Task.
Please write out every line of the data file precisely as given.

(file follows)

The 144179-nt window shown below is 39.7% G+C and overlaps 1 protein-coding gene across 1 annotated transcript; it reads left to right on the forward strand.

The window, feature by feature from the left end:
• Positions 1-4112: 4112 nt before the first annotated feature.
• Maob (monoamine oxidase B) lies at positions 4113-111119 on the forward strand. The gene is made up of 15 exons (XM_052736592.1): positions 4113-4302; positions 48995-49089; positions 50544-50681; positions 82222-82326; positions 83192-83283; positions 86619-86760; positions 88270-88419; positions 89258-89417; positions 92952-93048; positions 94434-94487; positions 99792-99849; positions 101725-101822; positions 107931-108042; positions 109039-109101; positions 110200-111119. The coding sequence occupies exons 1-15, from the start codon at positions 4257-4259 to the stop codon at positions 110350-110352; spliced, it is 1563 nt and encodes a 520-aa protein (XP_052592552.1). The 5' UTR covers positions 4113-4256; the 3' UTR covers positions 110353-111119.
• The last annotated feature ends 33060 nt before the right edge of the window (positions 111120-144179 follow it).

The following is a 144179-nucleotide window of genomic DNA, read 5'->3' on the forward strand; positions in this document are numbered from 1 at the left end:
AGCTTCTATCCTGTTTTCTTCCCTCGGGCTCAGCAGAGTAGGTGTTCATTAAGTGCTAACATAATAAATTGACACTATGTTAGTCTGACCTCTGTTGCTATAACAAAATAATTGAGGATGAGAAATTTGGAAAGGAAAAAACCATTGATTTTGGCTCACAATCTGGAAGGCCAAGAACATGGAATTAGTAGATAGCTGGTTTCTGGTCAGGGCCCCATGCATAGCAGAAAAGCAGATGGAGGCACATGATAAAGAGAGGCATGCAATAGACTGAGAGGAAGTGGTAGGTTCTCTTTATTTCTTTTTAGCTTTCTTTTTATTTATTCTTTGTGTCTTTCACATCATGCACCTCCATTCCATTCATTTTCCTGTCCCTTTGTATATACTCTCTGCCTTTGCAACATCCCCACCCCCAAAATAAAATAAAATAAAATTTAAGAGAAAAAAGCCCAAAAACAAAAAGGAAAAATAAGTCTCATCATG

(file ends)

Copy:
The 144179-nt window shown below is 39.7% G+C and overlaps 1 protein-coding gene across 1 annotated transcript; it reads left to right on the forward strand.

The window, feature by feature from the left end:
• Positions 1-4112: 4112 nt before the first annotated feature.
• Maob (monoamine oxidase B) lies at positions 4113-111119 on the forward strand. The gene is made up of 15 exons (XM_052736592.1): positions 4113-4302; positions 48995-49089; positions 50544-50681; positions 82222-82326; positions 83192-83283; positions 86619-86760; positions 88270-88419; positions 89258-89417; positions 92952-93048; positions 94434-94487; positions 99792-99849; positions 101725-101822; positions 107931-108042; positions 109039-109101; positions 110200-111119. The coding sequence occupies exons 1-15, from the start codon at positions 4257-4259 to the stop codon at positions 110350-110352; spliced, it is 1563 nt and encodes a 520-aa protein (XP_052592552.1). The 5' UTR covers positions 4113-4256; the 3' UTR covers positions 110353-111119.
• The last annotated feature ends 33060 nt before the right edge of the window (positions 111120-144179 follow it).

The following is a 144179-nucleotide window of genomic DNA, read 5'->3' on the forward strand; positions in this document are numbered from 1 at the left end:
AGCTTCTATCCTGTTTTCTTCCCTCGGGCTCAGCAGAGTAGGTGTTCATTAAGTGCTAACATAATAAATTGACACTATGTTAGTCTGACCTCTGTTGCTATAACAAAATAATTGAGGATGAGAAATTTGGAAAGGAAAAAACCATTGATTTTGGCTCACAATCTGGAAGGCCAAGAACATGGAATTAGTAGATAGCTGGTTTCTGGTCAGGGCCCCATGCATAGCAGAAAAGCAGATGGAGGCACATGATAAAGAGAGGCATGCAATAGACTGAGAGGAAGTGGTAGGTTCTCTTTATTTCTTTTTAGCTTTCTTTTTATTTATTCTTTGTGTCTTTCACATCATGCACCTCCATTCCATTCATTTTCCTGTCCCTTTGTATATACTCTCTGCCTTTGCAACATCCCCACCCCCAAAATAAAATAAAATAAAATTTAAGAGAAAAAAGCCCAAAAACAAAAAGGAAAAATAAGTCTCATCATG